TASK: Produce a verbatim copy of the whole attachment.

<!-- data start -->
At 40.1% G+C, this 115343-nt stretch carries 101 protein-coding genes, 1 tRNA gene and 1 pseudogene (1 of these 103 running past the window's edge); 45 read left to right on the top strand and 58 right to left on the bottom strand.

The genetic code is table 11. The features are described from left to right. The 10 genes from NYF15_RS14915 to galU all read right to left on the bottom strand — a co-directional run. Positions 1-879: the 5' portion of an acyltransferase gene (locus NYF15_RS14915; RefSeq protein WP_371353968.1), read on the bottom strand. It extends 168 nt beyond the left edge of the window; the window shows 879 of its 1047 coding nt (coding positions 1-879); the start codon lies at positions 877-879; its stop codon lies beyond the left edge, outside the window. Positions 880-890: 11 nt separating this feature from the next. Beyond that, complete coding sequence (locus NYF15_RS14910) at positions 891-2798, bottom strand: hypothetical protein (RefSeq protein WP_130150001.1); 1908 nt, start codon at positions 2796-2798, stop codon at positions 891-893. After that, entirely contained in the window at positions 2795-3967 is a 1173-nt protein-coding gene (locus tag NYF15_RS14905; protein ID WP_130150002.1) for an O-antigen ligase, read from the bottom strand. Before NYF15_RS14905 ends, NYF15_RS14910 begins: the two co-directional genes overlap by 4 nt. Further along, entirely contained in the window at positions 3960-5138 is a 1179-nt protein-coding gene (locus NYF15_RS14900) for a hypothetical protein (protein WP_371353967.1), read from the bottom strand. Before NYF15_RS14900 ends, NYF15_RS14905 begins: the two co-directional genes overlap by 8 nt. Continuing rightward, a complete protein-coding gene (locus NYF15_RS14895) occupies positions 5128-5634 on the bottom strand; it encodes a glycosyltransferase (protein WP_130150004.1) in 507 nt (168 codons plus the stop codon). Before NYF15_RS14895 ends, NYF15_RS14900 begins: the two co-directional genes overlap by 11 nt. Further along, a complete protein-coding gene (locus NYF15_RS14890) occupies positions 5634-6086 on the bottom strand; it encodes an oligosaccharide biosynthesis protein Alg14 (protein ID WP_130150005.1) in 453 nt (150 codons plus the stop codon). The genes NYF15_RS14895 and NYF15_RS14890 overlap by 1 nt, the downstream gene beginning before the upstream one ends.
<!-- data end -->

At 40.1% G+C, this 115343-nt stretch carries 101 protein-coding genes, 1 tRNA gene and 1 pseudogene (1 of these 103 running past the window's edge); 45 read left to right on the top strand and 58 right to left on the bottom strand.

The genetic code is table 11. The features are described from left to right. The 10 genes from NYF15_RS14915 to galU all read right to left on the bottom strand — a co-directional run. Positions 1-879: the 5' portion of an acyltransferase gene (locus NYF15_RS14915; RefSeq protein WP_371353968.1), read on the bottom strand. It extends 168 nt beyond the left edge of the window; the window shows 879 of its 1047 coding nt (coding positions 1-879); the start codon lies at positions 877-879; its stop codon lies beyond the left edge, outside the window. Positions 880-890: 11 nt separating this feature from the next. Beyond that, complete coding sequence (locus NYF15_RS14910) at positions 891-2798, bottom strand: hypothetical protein (RefSeq protein WP_130150001.1); 1908 nt, start codon at positions 2796-2798, stop codon at positions 891-893. After that, entirely contained in the window at positions 2795-3967 is a 1173-nt protein-coding gene (locus tag NYF15_RS14905; protein ID WP_130150002.1) for an O-antigen ligase, read from the bottom strand. Before NYF15_RS14905 ends, NYF15_RS14910 begins: the two co-directional genes overlap by 4 nt. Further along, entirely contained in the window at positions 3960-5138 is a 1179-nt protein-coding gene (locus NYF15_RS14900) for a hypothetical protein (protein WP_371353967.1), read from the bottom strand. Before NYF15_RS14900 ends, NYF15_RS14905 begins: the two co-directional genes overlap by 8 nt. Continuing rightward, a complete protein-coding gene (locus NYF15_RS14895) occupies positions 5128-5634 on the bottom strand; it encodes a glycosyltransferase (protein WP_130150004.1) in 507 nt (168 codons plus the stop codon). Before NYF15_RS14895 ends, NYF15_RS14900 begins: the two co-directional genes overlap by 11 nt. Further along, a complete protein-coding gene (locus NYF15_RS14890) occupies positions 5634-6086 on the bottom strand; it encodes an oligosaccharide biosynthesis protein Alg14 (protein ID WP_130150005.1) in 453 nt (150 codons plus the stop codon). The genes NYF15_RS14895 and NYF15_RS14890 overlap by 1 nt, the downstream gene beginning before the upstream one ends.